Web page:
Home Texts Help Changes


Asaṅga (Tibetan: ཐོགས་མེད།, Wylie: thogs med, traditional Chinese: 無著; ; pinyin: Wúzhuó; Romaji: Mujaku) is regarded the co-founder of the Yogacara school, along with his half-brother Vasubandhu.

Life and Teaching

Asaṅga was born as the son of a Kṣatriya father and Brahmin mother in Puruṣapura (present day Peshawar in Pakistan), which at that time was part of the ancient kingdom of Gandhāra. Current scholarship places him in the fourth century CE. In the record of his journeys through the kingdoms of India, Xuanzang wrote that Asaṅga was initially a Mahīśāsaka monk, but soon turned toward the Mahāyāna teachings. According to legend, Asanga's meditation practice allowed him to enter the heavens, wherein he studied the teachings that he brought to the world of form.

In the great mango grove five or six li to the southwest of the city (Ayodhyā), there is an old monastery where Asaṅga Bodhisattva received instructions and guided the common people. At night he went up to the place of Maitreya Bodhisattva in Tuṣita Heaven to learn the Yogācārabhūmi-śāstra, the Mahāyāna-sūtra-alaṃkāra-śāstra, the Madhyānta-vibhāga-śāstra, etc.; in the daytime, he lectured on the marvelous principles to a great audience. (Xuanzang)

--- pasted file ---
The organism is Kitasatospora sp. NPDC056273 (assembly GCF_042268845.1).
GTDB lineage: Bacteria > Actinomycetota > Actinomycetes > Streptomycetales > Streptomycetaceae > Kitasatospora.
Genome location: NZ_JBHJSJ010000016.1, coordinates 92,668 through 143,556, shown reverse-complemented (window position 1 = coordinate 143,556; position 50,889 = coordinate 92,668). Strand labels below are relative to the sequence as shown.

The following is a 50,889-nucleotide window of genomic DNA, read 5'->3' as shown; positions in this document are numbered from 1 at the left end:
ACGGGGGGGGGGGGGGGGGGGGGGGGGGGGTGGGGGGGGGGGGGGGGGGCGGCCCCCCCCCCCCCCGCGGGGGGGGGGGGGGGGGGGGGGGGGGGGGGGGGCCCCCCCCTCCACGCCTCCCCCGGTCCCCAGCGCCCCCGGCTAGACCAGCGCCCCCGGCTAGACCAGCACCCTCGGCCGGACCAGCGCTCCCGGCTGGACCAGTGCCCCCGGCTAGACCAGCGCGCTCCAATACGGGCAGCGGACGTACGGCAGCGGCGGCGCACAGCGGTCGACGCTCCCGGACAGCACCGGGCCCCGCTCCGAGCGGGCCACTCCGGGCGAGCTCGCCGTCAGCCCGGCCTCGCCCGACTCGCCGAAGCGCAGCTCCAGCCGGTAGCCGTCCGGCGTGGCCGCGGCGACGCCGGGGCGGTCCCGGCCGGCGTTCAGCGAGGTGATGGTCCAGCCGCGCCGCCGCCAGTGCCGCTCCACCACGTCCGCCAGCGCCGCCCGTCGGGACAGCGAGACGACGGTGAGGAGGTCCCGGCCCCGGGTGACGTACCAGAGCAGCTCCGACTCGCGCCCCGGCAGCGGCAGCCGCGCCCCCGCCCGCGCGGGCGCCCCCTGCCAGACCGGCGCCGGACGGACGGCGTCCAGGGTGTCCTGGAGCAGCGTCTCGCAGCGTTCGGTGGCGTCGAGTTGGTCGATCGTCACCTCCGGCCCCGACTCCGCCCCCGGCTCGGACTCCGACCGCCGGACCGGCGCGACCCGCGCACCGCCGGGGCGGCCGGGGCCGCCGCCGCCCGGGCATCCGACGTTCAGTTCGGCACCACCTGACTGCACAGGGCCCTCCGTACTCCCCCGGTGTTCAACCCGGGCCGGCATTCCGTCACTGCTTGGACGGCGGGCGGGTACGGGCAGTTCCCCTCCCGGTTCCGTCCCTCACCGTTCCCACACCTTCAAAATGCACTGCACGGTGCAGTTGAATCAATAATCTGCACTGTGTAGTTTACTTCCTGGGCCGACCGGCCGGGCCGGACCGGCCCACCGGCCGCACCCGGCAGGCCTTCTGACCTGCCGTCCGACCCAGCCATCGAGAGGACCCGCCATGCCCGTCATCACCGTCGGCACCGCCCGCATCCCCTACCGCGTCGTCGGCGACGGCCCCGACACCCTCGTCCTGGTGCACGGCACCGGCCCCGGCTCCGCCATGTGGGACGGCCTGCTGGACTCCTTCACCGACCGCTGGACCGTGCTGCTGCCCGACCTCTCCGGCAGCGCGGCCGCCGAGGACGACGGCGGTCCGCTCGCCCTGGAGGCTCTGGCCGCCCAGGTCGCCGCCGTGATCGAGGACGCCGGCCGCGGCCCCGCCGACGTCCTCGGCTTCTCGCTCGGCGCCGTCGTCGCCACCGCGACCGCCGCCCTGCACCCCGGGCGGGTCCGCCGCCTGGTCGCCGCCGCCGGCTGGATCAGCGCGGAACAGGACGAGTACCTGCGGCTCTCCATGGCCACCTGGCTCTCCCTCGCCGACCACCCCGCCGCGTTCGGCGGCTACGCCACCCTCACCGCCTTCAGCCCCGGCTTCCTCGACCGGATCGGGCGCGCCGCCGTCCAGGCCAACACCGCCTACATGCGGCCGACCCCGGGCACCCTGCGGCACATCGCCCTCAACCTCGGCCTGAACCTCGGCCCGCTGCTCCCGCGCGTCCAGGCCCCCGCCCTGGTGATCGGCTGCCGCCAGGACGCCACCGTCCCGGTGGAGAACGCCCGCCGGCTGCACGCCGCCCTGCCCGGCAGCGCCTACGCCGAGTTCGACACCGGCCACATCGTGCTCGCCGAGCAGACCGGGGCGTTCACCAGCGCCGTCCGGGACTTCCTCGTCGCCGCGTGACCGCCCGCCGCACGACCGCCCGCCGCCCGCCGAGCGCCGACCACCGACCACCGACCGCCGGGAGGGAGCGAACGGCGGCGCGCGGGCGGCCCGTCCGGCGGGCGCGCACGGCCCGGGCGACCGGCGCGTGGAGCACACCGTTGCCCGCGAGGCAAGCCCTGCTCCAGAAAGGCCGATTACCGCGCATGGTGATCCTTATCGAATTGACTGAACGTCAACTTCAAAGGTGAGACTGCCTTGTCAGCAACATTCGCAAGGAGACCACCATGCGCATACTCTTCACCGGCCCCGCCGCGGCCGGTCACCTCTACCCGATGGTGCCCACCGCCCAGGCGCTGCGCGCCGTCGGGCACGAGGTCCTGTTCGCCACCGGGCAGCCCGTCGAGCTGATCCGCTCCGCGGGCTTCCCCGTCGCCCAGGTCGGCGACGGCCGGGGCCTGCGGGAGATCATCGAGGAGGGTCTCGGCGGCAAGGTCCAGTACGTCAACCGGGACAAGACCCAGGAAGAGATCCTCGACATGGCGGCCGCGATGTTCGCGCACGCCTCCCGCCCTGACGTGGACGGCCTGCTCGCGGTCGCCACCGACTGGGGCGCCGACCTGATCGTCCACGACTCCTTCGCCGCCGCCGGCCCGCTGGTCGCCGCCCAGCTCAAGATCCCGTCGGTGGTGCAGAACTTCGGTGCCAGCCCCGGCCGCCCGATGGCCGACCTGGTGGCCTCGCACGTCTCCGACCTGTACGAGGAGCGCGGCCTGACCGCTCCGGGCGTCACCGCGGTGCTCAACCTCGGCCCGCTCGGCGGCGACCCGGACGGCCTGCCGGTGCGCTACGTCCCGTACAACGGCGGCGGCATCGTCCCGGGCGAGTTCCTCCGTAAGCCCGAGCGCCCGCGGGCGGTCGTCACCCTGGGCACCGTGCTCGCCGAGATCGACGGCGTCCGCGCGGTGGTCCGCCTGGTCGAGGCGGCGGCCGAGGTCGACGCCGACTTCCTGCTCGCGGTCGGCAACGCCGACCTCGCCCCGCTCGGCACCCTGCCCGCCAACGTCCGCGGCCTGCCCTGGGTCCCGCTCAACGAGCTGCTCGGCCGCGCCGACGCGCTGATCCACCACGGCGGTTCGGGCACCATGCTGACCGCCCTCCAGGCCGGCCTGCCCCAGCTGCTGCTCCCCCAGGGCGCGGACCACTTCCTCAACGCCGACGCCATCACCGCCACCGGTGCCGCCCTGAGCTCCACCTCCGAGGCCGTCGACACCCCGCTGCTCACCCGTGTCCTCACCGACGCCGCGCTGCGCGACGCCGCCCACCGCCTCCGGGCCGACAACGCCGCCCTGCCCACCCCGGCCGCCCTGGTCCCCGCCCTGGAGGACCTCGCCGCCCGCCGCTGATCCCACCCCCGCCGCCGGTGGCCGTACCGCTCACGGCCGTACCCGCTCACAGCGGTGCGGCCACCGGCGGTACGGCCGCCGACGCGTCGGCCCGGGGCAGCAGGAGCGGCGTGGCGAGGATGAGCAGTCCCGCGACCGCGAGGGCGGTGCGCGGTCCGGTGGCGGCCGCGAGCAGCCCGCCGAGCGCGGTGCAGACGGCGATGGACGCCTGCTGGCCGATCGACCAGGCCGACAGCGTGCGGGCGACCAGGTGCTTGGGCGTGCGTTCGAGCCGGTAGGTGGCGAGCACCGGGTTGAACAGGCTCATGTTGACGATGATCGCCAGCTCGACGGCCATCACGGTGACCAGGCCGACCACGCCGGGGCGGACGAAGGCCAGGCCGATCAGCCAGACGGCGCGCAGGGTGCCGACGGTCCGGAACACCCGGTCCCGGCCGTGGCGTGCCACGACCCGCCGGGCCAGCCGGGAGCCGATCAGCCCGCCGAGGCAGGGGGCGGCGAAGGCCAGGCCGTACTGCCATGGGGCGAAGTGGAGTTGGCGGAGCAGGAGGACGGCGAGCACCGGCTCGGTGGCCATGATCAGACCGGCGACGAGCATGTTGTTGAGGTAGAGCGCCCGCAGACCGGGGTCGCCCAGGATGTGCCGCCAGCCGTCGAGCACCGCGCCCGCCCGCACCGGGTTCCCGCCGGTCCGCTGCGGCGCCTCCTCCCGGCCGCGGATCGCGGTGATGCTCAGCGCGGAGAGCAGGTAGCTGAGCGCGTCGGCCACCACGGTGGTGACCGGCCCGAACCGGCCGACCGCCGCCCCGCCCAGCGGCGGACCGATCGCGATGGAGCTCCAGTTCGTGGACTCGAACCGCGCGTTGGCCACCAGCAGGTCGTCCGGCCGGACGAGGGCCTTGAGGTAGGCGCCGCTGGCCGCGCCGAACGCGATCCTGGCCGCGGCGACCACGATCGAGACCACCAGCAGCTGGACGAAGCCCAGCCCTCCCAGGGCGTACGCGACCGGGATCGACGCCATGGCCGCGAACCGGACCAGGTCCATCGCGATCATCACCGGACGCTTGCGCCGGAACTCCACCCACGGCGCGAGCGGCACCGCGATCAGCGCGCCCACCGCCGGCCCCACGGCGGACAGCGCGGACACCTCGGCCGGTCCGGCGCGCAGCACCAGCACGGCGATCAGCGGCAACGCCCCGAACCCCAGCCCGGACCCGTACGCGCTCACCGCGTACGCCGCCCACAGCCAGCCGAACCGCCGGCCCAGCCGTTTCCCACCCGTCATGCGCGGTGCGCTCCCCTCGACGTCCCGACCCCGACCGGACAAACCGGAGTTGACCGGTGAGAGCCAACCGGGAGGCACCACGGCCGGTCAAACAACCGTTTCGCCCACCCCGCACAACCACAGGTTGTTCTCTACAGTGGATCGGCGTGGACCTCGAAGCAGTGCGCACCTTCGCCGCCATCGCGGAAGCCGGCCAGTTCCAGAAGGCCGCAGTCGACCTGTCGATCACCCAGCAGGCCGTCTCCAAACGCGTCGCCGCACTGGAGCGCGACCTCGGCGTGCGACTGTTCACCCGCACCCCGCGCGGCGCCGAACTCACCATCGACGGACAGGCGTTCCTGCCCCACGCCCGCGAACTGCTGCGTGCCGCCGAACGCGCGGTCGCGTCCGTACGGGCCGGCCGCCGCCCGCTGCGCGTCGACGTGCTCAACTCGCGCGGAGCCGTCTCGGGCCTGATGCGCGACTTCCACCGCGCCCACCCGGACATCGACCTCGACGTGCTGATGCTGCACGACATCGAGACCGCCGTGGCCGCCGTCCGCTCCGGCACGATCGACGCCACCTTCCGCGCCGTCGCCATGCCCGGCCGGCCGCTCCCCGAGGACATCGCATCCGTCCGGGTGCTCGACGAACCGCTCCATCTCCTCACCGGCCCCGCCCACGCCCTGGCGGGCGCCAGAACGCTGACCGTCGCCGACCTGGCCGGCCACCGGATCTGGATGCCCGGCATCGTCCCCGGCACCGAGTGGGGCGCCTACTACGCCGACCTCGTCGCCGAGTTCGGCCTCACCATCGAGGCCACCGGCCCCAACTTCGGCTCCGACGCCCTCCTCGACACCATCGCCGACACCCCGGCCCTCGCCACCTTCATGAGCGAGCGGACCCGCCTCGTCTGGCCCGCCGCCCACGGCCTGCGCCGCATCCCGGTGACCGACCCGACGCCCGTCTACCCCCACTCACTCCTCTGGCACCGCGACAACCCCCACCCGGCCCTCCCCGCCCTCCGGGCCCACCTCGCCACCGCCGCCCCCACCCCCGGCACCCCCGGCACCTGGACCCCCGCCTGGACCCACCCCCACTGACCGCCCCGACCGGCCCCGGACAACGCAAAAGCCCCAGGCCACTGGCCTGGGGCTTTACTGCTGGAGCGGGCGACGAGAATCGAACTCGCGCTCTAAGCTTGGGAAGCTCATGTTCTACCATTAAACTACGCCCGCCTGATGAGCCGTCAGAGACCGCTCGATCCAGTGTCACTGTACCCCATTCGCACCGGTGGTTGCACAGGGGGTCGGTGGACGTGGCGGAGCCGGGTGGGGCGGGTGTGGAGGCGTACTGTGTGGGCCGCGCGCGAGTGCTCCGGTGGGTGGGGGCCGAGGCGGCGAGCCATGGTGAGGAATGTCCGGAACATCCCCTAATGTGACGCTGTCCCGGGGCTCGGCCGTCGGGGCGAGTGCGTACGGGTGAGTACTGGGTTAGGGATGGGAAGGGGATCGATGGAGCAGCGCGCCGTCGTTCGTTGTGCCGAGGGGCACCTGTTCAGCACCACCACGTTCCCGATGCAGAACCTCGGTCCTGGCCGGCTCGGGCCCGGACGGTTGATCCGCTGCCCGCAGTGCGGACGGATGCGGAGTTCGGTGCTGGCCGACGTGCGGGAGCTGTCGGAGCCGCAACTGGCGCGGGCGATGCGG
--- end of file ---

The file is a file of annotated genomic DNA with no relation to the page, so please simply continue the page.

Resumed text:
Asaṅga's half-brother, Vasubandhu, was a monk from the Sarvāstivāda school. They were both students of Abbidharma, a subject which was the precursor to many key concepts and Yogacare, and on which Vasubandhu wrote in great detail. According to The Great Tang Dynasty Record of the Western Regions, Vasubandhu took up Mahāyāna Buddhism after meeting with Asaṅga and one of Asaṅga's disciples.

Four Ways of Knowing

Asanga introduced the idea of four ways of knowing: the perfection of action, observing knowing, universal knowing, and great mirror knowing. He relates these to the Eight Consciousnesses:

In time, these ways of knowing were also connected to the doctrine of the three bodies of the Buddha (Dharmakāya, Sambhogakāya and Nirmanakaya), together forming the "Yuishiki doctrine". Hakuin related these four ways of knowing to four gates on the Buddhist path: the Gate of Inspiration, the Gate of Practice, the Gate of Awakening, and the Gate of Nirvana: